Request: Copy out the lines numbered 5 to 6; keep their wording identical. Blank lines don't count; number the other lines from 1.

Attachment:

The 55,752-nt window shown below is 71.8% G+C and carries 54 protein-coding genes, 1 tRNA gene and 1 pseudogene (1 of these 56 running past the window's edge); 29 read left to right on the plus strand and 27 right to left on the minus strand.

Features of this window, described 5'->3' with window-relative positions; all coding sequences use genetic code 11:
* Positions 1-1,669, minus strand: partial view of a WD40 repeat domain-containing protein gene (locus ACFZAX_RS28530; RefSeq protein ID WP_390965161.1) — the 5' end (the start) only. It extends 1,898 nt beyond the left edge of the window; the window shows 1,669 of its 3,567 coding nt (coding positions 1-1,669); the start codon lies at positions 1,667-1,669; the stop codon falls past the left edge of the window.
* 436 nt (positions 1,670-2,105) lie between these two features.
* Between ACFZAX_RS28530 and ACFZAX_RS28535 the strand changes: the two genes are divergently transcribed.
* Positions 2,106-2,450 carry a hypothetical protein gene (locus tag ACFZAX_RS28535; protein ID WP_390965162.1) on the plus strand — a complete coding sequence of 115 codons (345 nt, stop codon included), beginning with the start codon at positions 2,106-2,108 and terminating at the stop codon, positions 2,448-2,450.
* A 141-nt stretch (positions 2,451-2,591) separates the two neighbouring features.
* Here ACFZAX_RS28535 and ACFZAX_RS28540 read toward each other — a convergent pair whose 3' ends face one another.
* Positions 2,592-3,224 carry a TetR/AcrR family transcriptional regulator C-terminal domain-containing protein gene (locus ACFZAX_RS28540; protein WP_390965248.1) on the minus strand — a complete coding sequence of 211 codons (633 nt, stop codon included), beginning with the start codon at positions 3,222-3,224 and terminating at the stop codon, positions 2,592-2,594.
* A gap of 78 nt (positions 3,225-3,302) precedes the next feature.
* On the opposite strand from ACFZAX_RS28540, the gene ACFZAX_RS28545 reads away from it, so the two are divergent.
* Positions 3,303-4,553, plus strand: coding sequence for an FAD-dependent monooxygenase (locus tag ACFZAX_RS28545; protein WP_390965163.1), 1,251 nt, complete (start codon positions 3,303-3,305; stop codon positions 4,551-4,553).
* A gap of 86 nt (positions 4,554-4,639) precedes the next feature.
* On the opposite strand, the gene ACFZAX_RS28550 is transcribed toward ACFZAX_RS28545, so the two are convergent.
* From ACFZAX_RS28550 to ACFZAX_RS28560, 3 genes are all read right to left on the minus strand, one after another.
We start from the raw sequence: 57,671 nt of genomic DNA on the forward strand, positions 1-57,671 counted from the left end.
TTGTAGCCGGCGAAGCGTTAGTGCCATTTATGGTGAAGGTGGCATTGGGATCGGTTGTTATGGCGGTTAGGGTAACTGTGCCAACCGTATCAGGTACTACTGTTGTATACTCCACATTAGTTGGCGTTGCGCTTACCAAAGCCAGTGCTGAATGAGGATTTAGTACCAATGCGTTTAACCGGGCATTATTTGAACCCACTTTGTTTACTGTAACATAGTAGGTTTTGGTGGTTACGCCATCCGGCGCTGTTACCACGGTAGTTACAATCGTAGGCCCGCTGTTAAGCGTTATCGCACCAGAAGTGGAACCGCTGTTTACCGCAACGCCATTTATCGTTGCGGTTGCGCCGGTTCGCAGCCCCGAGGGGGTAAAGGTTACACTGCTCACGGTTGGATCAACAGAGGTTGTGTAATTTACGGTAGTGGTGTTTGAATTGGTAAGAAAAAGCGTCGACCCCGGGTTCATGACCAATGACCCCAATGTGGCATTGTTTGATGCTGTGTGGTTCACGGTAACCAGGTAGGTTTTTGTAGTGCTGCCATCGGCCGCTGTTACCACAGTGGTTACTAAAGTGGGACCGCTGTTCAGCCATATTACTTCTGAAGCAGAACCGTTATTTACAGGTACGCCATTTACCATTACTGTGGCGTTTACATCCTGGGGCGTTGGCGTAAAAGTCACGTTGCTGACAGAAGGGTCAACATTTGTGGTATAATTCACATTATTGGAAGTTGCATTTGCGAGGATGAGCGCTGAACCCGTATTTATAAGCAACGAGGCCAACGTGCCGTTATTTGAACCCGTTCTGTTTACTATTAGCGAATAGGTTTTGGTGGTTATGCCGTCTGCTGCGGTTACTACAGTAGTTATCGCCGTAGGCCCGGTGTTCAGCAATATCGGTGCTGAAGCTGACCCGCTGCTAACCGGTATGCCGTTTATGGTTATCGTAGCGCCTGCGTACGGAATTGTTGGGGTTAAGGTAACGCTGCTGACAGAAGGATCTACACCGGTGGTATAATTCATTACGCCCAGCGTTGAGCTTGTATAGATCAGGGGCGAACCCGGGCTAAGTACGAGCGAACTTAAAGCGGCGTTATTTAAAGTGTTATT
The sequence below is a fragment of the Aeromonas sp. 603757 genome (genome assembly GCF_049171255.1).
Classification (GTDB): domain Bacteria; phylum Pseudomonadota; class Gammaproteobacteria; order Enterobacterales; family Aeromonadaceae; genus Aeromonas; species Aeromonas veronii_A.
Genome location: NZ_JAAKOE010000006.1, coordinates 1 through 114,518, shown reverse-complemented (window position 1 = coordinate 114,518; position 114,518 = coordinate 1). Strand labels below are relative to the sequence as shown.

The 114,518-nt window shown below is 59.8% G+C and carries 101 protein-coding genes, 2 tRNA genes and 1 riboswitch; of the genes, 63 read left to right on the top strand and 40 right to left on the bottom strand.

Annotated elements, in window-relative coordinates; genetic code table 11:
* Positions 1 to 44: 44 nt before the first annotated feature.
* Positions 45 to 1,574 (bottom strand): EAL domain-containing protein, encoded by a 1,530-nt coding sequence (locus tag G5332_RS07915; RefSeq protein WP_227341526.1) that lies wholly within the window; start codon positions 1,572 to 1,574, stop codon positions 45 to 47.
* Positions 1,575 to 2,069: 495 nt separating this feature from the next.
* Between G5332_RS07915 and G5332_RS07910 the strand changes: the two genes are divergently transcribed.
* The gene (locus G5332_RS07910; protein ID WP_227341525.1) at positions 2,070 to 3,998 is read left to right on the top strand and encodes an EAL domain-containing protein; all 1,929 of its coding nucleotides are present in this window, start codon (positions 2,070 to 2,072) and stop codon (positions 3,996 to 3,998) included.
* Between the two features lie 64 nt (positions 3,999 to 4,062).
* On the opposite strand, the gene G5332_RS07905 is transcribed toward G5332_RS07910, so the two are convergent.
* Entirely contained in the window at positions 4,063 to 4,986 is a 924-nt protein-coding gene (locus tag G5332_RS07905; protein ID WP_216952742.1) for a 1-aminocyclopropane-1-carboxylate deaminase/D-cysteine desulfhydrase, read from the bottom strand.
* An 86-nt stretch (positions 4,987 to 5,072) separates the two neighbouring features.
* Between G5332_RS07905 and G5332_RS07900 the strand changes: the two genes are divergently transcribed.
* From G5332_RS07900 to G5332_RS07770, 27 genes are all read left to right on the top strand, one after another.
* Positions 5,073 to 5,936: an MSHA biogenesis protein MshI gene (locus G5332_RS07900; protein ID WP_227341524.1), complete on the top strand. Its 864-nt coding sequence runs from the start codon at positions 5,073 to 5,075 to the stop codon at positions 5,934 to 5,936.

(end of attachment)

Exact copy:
* Between ACFZAX_RS28530 and ACFZAX_RS28535 the strand changes: the two genes are divergently transcribed.
* Positions 2,106-2,450 carry a hypothetical protein gene (locus tag ACFZAX_RS28535; protein ID WP_390965162.1) on the plus strand — a complete coding sequence of 115 codons (345 nt, stop codon included), beginning with the start codon at positions 2,106-2,108 and terminating at the stop codon, positions 2,448-2,450.